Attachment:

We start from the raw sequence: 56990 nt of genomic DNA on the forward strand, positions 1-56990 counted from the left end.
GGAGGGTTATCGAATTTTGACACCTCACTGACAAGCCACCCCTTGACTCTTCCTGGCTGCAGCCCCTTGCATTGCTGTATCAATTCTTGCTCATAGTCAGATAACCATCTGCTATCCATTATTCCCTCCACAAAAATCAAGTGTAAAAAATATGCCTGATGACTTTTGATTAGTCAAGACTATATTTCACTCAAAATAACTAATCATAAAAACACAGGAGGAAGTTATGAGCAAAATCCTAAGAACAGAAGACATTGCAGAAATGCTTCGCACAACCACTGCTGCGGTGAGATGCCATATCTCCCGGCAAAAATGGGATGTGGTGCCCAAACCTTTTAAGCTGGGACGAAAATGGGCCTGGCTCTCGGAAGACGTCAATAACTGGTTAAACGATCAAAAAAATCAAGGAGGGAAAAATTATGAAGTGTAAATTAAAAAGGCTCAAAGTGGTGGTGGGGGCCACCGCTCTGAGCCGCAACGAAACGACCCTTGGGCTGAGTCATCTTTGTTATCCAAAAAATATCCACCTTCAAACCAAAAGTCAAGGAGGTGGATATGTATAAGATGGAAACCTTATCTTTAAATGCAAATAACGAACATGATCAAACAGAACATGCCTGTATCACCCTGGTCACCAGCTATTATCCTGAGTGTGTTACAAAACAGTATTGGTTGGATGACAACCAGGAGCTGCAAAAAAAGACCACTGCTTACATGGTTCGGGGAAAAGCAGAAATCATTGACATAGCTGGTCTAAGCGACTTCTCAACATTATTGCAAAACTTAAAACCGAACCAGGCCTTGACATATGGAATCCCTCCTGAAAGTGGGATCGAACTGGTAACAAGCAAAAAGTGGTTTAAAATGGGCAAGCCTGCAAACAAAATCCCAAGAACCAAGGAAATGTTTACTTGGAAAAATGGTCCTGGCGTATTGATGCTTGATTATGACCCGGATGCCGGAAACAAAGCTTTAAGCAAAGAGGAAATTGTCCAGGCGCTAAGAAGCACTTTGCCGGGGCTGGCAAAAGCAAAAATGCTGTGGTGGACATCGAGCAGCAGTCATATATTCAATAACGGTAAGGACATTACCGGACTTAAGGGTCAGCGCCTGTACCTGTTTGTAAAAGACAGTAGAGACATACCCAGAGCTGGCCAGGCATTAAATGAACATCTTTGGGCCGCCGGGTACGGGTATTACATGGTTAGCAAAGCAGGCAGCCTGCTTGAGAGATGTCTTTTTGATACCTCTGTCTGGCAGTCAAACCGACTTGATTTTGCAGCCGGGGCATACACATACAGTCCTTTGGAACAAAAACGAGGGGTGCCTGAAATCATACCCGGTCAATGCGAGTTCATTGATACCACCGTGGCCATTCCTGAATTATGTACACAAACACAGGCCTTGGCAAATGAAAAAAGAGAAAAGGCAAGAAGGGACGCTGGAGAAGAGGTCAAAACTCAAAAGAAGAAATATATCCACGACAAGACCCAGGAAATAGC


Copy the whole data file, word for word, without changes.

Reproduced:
We start from the raw sequence: 56990 nt of genomic DNA on the forward strand, positions 1-56990 counted from the left end.
GGAGGGTTATCGAATTTTGACACCTCACTGACAAGCCACCCCTTGACTCTTCCTGGCTGCAGCCCCTTGCATTGCTGTATCAATTCTTGCTCATAGTCAGATAACCATCTGCTATCCATTATTCCCTCCACAAAAATCAAGTGTAAAAAATATGCCTGATGACTTTTGATTAGTCAAGACTATATTTCACTCAAAATAACTAATCATAAAAACACAGGAGGAAGTTATGAGCAAAATCCTAAGAACAGAAGACATTGCAGAAATGCTTCGCACAACCACTGCTGCGGTGAGATGCCATATCTCCCGGCAAAAATGGGATGTGGTGCCCAAACCTTTTAAGCTGGGACGAAAATGGGCCTGGCTCTCGGAAGACGTCAATAACTGGTTAAACGATCAAAAAAATCAAGGAGGGAAAAATTATGAAGTGTAAATTAAAAAGGCTCAAAGTGGTGGTGGGGGCCACCGCTCTGAGCCGCAACGAAACGACCCTTGGGCTGAGTCATCTTTGTTATCCAAAAAATATCCACCTTCAAACCAAAAGTCAAGGAGGTGGATATGTATAAGATGGAAACCTTATCTTTAAATGCAAATAACGAACATGATCAAACAGAACATGCCTGTATCACCCTGGTCACCAGCTATTATCCTGAGTGTGTTACAAAACAGTATTGGTTGGATGACAACCAGGAGCTGCAAAAAAAGACCACTGCTTACATGGTTCGGGGAAAAGCAGAAATCATTGACATAGCTGGTCTAAGCGACTTCTCAACATTATTGCAAAACTTAAAACCGAACCAGGCCTTGACATATGGAATCCCTCCTGAAAGTGGGATCGAACTGGTAACAAGCAAAAAGTGGTTTAAAATGGGCAAGCCTGCAAACAAAATCCCAAGAACCAAGGAAATGTTTACTTGGAAAAATGGTCCTGGCGTATTGATGCTTGATTATGACCCGGATGCCGGAAACAAAGCTTTAAGCAAAGAGGAAATTGTCCAGGCGCTAAGAAGCACTTTGCCGGGGCTGGCAAAAGCAAAAATGCTGTGGTGGACATCGAGCAGCAGTCATATATTCAATAACGGTAAGGACATTACCGGACTTAAGGGTCAGCGCCTGTACCTGTTTGTAAAAGACAGTAGAGACATACCCAGAGCTGGCCAGGCATTAAATGAACATCTTTGGGCCGCCGGGTACGGGTATTACATGGTTAGCAAAGCAGGCAGCCTGCTTGAGAGATGTCTTTTTGATACCTCTGTCTGGCAGTCAAACCGACTTGATTTTGCAGCCGGGGCATACACATACAGTCCTTTGGAACAAAAACGAGGGGTGCCTGAAATCATACCCGGTCAATGCGAGTTCATTGATACCACCGTGGCCATTCCTGAATTATGTACACAAACACAGGCCTTGGCAAATGAAAAAAGAGAAAAGGCAAGAAGGGACGCTGGAGAAGAGGTCAAAACTCAAAAGAAGAAATATATCCACGACAAGACCCAGGAAATAGC